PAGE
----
At the intersection of the doctrine of black letter contracts, property and fairness: In re Citibank August 11, 2020 Wire Transfers, 2021 WL 1652171 (2021). | Charles E. Rounds, Jr.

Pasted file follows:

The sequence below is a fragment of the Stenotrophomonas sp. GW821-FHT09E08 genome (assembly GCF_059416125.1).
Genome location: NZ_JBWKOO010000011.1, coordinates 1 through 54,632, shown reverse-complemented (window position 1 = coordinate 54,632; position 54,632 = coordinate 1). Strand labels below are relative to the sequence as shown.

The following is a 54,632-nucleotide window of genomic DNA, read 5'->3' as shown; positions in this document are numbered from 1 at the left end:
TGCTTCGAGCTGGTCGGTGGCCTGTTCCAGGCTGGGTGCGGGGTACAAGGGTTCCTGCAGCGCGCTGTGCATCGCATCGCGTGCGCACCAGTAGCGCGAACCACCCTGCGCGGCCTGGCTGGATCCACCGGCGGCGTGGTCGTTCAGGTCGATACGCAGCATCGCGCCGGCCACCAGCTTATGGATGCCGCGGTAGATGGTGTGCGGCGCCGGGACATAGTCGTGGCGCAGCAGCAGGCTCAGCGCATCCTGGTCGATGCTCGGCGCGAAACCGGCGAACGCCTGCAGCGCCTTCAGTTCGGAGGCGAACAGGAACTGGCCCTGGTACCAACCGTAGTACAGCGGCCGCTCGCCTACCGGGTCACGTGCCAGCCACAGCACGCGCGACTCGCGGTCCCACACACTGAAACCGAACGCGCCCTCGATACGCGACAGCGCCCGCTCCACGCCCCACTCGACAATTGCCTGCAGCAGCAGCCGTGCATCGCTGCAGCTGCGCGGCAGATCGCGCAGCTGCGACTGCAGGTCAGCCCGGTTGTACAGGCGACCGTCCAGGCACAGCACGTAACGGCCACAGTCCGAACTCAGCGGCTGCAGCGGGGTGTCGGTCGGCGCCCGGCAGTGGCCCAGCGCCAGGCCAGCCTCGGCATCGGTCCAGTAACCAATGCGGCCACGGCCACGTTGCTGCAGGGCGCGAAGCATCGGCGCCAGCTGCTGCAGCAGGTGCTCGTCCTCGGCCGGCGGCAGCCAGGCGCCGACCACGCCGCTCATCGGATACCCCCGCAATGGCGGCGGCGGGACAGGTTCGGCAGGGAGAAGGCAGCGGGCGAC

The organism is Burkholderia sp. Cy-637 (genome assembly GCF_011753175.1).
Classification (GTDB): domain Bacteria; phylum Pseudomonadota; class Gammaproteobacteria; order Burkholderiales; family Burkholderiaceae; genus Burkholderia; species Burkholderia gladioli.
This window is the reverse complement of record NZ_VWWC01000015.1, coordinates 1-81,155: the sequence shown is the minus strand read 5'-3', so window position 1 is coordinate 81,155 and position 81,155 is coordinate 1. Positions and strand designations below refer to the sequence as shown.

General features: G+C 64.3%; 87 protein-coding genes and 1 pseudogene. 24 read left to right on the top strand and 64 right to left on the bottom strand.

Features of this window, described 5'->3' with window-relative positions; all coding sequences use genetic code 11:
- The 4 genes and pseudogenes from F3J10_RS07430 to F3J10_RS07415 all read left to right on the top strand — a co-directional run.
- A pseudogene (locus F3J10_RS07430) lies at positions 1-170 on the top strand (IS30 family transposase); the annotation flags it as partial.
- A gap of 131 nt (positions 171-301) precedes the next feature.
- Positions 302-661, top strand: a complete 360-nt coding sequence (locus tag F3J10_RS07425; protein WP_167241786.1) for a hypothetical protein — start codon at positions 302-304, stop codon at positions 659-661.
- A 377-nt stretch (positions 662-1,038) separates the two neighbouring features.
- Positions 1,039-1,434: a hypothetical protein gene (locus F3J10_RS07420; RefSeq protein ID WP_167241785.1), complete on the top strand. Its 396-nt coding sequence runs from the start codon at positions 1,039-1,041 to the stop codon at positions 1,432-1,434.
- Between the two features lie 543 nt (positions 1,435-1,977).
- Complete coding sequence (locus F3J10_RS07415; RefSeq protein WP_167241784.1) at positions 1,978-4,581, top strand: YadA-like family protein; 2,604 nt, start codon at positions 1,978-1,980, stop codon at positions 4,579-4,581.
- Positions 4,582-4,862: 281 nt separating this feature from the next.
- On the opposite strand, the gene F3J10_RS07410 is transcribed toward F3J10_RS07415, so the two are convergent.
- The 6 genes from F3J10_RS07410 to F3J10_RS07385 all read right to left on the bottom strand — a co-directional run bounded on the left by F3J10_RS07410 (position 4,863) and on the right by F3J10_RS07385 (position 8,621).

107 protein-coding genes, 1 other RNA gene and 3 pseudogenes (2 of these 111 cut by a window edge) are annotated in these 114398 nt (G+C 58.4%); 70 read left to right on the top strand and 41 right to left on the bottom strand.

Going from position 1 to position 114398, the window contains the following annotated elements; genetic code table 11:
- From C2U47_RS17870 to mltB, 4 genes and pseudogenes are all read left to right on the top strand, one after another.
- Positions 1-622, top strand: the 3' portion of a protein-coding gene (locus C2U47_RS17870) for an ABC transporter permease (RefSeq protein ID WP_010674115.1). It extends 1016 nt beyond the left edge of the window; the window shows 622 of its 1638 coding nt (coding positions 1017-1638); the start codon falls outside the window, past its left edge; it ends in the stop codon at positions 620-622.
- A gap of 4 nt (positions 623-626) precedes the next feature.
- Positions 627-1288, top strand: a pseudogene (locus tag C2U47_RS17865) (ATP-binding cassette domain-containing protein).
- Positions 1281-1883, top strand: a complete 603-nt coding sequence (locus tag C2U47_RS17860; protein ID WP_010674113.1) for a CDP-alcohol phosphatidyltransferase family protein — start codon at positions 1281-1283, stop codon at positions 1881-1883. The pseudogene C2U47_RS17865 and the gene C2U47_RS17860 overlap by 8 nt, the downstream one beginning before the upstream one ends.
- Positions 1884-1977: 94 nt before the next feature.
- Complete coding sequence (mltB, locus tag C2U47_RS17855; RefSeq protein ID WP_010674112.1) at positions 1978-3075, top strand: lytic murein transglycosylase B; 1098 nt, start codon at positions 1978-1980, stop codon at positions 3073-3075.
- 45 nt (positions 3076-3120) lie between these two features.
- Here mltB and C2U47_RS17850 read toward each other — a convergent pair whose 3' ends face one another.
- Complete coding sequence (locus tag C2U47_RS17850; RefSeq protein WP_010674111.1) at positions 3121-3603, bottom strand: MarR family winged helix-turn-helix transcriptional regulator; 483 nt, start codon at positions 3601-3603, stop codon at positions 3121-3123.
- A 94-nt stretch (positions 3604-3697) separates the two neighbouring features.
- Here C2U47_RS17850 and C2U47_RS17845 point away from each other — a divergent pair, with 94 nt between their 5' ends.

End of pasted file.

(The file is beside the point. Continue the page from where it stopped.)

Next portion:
Citibank administers as agent a $ 1 billion term loan for debtor (Revlon) and creditors (lenders). Lenders only have contractual property rights to the incremental principal payments over the term of the loan, which ends in 2023. The bank mistakenly transferred the full principal amount from its own account to the lenders, instead of an interest payment of $ 7.8 to Revlon’s account. Many lenders have returned the money to Citibank, but some have refused and are now subject to a return action. Under common law reinforced by equity, lenders have been unjustly enriched and must therefore make restitution. The (federal) trial judge disagreed, however, having misinterpreted Article 14 (1) of the Restatement (First) Restitution (1936), which provides that the creditor of another person who has received in error from a third party a benefit in satisfaction of the debt or lien is not subject to any equitable obligation to make restitution in this regard. See In re Citibank August 11, 2020 Wire Transfers, 2021 WL 1652171 (2021). The rule is a specific application of the underlying principle of buying in good faith. However, in this case Article 14 (1) at best would certainly only capture the satisfaction of contractual property rights over any overdue installment payments, with lenders having no current contractual property rights over the full amount. of the principal, at least not by virtue of these facts. The evolution of the doctrine of unjust enrichment is taken up in general in §8.15.78 of Loring and Rounds: A Trustee’s Handbook, which is reproduced in its entirety in the appendix immediately below.

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